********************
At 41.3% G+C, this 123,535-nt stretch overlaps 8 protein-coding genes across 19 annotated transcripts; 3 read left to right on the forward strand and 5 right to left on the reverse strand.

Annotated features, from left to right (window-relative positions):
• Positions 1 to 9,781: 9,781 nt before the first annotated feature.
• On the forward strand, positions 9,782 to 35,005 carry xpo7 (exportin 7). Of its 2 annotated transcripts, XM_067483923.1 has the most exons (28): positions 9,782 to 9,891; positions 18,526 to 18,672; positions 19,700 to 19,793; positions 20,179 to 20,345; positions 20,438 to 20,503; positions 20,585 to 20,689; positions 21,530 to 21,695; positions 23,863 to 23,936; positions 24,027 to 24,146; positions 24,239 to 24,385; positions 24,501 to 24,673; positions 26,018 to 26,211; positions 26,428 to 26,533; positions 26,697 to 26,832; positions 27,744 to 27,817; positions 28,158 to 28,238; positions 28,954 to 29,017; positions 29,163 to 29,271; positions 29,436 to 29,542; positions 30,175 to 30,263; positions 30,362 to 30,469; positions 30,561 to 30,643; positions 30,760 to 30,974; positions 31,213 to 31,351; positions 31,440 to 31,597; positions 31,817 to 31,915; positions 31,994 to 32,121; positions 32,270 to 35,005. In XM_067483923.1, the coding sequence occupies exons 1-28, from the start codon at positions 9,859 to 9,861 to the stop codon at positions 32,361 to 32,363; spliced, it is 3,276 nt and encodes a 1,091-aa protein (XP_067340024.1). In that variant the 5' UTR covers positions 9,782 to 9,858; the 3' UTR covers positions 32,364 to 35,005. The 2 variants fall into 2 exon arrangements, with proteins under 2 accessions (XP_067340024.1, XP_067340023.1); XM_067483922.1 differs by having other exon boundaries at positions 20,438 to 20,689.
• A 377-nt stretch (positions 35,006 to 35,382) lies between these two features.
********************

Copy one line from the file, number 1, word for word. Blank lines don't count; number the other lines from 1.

At 41.3% G+C, this 123,535-nt stretch overlaps 8 protein-coding genes across 19 annotated transcripts; 3 read left to right on the forward strand and 5 right to left on the reverse strand.